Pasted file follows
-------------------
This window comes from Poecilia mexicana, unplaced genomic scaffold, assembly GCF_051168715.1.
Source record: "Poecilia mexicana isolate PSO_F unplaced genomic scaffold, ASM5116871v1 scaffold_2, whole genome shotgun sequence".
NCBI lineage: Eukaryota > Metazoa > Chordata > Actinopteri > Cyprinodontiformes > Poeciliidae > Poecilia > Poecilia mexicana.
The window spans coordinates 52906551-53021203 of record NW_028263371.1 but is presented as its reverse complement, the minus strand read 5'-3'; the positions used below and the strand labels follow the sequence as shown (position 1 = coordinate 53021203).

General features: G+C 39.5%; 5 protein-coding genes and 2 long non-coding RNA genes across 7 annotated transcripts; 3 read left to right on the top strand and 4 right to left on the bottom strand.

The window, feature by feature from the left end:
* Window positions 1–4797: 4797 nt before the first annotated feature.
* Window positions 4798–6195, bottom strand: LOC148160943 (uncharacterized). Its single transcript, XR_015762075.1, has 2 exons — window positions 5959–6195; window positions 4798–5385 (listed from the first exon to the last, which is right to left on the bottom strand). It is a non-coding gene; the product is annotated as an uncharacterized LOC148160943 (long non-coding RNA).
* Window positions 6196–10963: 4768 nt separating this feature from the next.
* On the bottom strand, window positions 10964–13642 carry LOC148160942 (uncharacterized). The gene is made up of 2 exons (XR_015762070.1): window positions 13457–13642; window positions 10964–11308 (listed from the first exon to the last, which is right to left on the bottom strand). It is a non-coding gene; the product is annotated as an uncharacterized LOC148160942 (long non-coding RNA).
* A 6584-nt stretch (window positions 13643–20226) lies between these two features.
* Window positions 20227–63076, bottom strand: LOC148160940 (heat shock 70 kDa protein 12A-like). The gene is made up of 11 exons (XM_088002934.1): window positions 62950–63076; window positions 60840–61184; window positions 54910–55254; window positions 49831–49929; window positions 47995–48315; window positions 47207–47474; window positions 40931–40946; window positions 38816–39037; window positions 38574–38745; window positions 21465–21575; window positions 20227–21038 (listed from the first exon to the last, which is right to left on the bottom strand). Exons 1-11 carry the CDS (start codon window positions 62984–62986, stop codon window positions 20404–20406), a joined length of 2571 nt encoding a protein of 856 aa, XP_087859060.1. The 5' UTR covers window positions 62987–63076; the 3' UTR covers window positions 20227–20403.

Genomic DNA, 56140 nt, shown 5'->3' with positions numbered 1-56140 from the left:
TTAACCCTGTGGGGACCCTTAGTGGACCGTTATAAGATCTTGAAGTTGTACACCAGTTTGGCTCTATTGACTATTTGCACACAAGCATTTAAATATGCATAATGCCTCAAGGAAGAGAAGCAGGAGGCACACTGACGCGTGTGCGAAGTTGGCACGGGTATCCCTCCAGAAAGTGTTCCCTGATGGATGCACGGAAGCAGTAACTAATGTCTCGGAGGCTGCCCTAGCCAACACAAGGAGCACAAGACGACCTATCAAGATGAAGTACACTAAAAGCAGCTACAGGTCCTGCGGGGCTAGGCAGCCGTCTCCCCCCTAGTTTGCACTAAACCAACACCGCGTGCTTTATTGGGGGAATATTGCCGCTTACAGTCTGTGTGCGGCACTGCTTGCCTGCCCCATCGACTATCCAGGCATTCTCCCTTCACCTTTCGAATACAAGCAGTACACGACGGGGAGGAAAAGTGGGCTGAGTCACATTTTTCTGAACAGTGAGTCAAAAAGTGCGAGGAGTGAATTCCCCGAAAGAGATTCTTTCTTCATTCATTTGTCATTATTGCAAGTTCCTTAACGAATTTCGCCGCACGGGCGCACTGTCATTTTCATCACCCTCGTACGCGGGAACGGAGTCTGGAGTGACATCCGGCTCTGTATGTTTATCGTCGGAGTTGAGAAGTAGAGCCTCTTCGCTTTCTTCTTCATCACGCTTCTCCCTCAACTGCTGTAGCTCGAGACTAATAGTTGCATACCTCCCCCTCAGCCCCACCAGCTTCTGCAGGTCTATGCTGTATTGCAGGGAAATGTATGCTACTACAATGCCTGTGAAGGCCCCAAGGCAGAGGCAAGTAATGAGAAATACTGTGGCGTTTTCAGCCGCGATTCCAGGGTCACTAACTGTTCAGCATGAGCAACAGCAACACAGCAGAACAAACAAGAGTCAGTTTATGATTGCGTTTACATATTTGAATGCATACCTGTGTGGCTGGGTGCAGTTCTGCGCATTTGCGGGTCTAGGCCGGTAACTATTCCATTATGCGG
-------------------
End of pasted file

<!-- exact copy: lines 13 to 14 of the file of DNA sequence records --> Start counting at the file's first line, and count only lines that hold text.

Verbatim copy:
Genomic DNA, 56140 nt, shown 5'->3' with positions numbered 1-56140 from the left:
TTAACCCTGTGGGGACCCTTAGTGGACCGTTATAAGATCTTGAAGTTGTACACCAGTTTGGCTCTATTGACTATTTGCACACAAGCATTTAAATATGCATAATGCCTCAAGGAAGAGAAGCAGGAGGCACACTGACGCGTGTGCGAAGTTGGCACGGGTATCCCTCCAGAAAGTGTTCCCTGATGGATGCACGGAAGCAGTAACTAATGTCTCGGAGGCTGCCCTAGCCAACACAAGGAGCACAAGACGACCTATCAAGATGAAGTACACTAAAAGCAGCTACAGGTCCTGCGGGGCTAGGCAGCCGTCTCCCCCCTAGTTTGCACTAAACCAACACCGCGTGCTTTATTGGGGGAATATTGCCGCTTACAGTCTGTGTGCGGCACTGCTTGCCTGCCCCATCGACTATCCAGGCATTCTCCCTTCACCTTTCGAATACAAGCAGTACACGACGGGGAGGAAAAGTGGGCTGAGTCACATTTTTCTGAACAGTGAGTCAAAAAGTGCGAGGAGTGAATTCCCCGAAAGAGATTCTTTCTTCATTCATTTGTCATTATTGCAAGTTCCTTAACGAATTTCGCCGCACGGGCGCACTGTCATTTTCATCACCCTCGTACGCGGGAACGGAGTCTGGAGTGACATCCGGCTCTGTATGTTTATCGTCGGAGTTGAGAAGTAGAGCCTCTTCGCTTTCTTCTTCATCACGCTTCTCCCTCAACTGCTGTAGCTCGAGACTAATAGTTGCATACCTCCCCCTCAGCCCCACCAGCTTCTGCAGGTCTATGCTGTATTGCAGGGAAATGTATGCTACTACAATGCCTGTGAAGGCCCCAAGGCAGAGGCAAGTAATGAGAAATACTGTGGCGTTTTCAGCCGCGATTCCAGGGTCACTAACTGTTCAGCATGAGCAACAGCAACACAGCAGAACAAACAAGAGTCAGTTTATGATTGCGTTTACATATTTGAATGCATACCTGTGTGGCTGGGTGCAGTTCTGCGCATTTGCGGGTCTAGGCCGGTAACTATTCCATTATGCGG